It’s very important they remain at their optimal weight throughout their life. Have your vet go over with you exactly where to feel to know when your dog is too big.
How Long Does A Redbone Coonhound Live?
12-15 years based on information from the AKC
What Health Problems Can Redbone Coonhounds Have?
Coonhounds are large dogs that suffer from many of the health problems you’d expect from a dog this size. Based on information from the Canine Health Information Center (CHIC), there’s a decent risk of hip dysplasia in the Redbone Coonhound.
I’d also be on the watch for other orthopedic issues such as arthritis in the elbows, back, hips, and knees as this dog gets older. For that reason, keeping a Coonhound at an optimal weight (and even a little skinny) as they age will greatly help reduce the wear and tear on the joints.
Joint supplements containing substances such as Glucosamine and Chondroitin can also be considered when your dog is 3 or 4 years old. The best joint supplements should be thought of as prevention and not necessarily treatment. Starting early keeps the joints as healthy as they can be for longer than if you did nothing.
My favorite joint supplements include:
Another great option to help your dog with their joints is the J/D food from Hill’s. Although it is a bit expensive, the amount of joint supplements you are giving your dog can be reduced or eliminated by just feeding this diet. For my clients, it has seemed to work best earlier in life before the joint issues got too severe.
Where Can I Find Out More About The Redbone Coonhound?
Where Can I Find A Redbone Coonhound?
Looking for a Rescue? Start with the Facebook Group Coonhound Rescue Network.
Interesting Facts About the Redbone Coonhound
Redbone Coonhounds are rare outside of North America, but they have a rich, global heritage.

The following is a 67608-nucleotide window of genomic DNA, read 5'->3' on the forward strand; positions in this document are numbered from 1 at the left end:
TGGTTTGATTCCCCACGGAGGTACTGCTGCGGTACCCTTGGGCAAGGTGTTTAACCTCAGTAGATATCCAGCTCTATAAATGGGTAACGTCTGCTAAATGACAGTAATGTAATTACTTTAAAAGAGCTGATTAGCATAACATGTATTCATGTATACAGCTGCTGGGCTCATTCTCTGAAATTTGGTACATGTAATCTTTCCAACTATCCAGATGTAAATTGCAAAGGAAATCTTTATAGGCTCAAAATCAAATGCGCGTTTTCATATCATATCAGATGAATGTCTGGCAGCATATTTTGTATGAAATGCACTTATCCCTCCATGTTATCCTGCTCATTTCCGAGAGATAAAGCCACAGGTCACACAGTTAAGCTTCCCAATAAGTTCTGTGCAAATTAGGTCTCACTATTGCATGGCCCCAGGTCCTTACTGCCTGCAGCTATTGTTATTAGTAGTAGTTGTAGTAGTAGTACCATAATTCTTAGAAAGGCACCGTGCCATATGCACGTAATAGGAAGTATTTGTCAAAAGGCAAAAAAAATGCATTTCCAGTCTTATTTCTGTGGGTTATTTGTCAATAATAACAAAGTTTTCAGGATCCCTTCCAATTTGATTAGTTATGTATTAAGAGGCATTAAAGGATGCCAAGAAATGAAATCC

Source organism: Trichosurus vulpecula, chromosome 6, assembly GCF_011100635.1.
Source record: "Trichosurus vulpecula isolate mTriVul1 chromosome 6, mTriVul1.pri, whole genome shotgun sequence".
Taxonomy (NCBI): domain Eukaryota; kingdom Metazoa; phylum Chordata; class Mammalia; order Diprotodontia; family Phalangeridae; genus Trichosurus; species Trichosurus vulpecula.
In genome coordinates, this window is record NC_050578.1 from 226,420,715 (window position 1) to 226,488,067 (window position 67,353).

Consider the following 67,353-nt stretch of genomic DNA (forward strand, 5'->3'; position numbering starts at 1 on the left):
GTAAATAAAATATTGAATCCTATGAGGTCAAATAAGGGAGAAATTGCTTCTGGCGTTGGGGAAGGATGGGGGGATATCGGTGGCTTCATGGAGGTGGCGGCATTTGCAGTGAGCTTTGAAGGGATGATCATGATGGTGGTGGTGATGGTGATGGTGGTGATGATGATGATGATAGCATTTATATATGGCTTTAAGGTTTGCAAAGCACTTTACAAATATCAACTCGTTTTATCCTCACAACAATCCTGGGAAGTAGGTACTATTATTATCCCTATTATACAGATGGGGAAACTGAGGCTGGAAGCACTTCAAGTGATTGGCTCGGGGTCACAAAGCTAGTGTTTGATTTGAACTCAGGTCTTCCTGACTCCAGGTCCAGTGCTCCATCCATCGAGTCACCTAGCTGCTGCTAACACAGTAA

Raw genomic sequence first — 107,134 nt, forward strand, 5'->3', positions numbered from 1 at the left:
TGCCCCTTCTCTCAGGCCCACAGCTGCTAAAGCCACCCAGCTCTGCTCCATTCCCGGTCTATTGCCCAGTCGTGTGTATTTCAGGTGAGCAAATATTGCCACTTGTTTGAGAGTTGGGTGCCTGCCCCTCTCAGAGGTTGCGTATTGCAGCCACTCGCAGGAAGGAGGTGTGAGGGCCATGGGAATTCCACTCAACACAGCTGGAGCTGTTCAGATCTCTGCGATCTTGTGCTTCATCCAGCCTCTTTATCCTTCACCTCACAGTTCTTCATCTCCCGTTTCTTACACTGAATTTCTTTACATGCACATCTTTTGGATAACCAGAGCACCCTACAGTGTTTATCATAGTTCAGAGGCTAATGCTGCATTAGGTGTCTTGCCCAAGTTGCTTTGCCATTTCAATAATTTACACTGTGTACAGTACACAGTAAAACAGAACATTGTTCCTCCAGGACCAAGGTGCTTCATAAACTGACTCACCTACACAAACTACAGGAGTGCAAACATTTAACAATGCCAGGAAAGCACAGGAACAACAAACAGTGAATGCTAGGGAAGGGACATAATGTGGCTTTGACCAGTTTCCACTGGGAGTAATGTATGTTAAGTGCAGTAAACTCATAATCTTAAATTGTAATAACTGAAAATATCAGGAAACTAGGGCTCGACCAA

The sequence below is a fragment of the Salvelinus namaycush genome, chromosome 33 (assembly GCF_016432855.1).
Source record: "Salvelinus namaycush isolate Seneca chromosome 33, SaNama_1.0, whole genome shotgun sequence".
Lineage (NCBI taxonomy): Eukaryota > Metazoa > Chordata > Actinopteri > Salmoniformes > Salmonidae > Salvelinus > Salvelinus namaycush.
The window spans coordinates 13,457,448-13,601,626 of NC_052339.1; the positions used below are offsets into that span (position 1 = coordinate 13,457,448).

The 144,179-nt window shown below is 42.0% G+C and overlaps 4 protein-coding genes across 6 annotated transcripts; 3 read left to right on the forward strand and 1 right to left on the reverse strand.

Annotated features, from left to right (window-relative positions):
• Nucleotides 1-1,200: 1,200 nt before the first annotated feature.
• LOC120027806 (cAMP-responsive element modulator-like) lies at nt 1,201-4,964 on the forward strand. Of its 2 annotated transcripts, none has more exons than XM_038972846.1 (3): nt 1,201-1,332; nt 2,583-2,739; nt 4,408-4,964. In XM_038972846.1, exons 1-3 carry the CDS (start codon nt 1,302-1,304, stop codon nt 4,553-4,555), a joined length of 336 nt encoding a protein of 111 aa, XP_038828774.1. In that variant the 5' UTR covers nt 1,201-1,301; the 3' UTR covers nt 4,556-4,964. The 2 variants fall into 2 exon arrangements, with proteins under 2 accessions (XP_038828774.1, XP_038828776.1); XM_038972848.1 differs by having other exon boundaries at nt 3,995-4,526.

Did you know?
• They’re a Melting Pot
The Redbone Coonhound is perceived as uniquely American, but its lineage can be traced back to Scottish foxhounds brought to the US by immigrants in the early 1800s. Breeders selectively bred them with Irish foxhounds and Bloodhounds of French origin to improve their tracking ability, producing what we know today as the Redbone Coonhound.
• They Were Purposefully Bred
Redbone Coonhounds were bred to tree raccoons and other game in rough terrain. Breeders were careful to introduce traits that made them more versatile hunting dogs. Redbone Coonhounds are among the few hound dogs with webbed feet, improving their ability to swim and traverse swampy ground.
• We Couldn’t Have Done It Without Them
The American expansion sent settlers both south and west in record numbers. The going was tough and food was scarce. The hound dogs they used to hunt game kept them fed with a steady supply of meat, and since raccoons were plentiful, easy prey, Redbone Coonhounds were among the most successful.
• Why Redbone?
Unlike other hounds named for their colors or country of origin, Redbone Coonhounds were named after Tennessee breeder, Peter Redbone. George Birdsong, a Georgia contemporary and Dr. Thomas Henry further contributed to the refinement of the breed. Nearly all Redbone Coonhound pedigrees trace back to Birdsong’s Georgia stock.
• Where the Red Fern Grows
Redbone Coonhounds were immortalized in the beloved children’s tale, Where the Red Fern Grows. A story of love and loss, the book chronicles author Wilson Rawl’s coming of age and the lessons learned from his dog. It was made into a hit film in 1974 starring James Whitmore and Beverly Garland.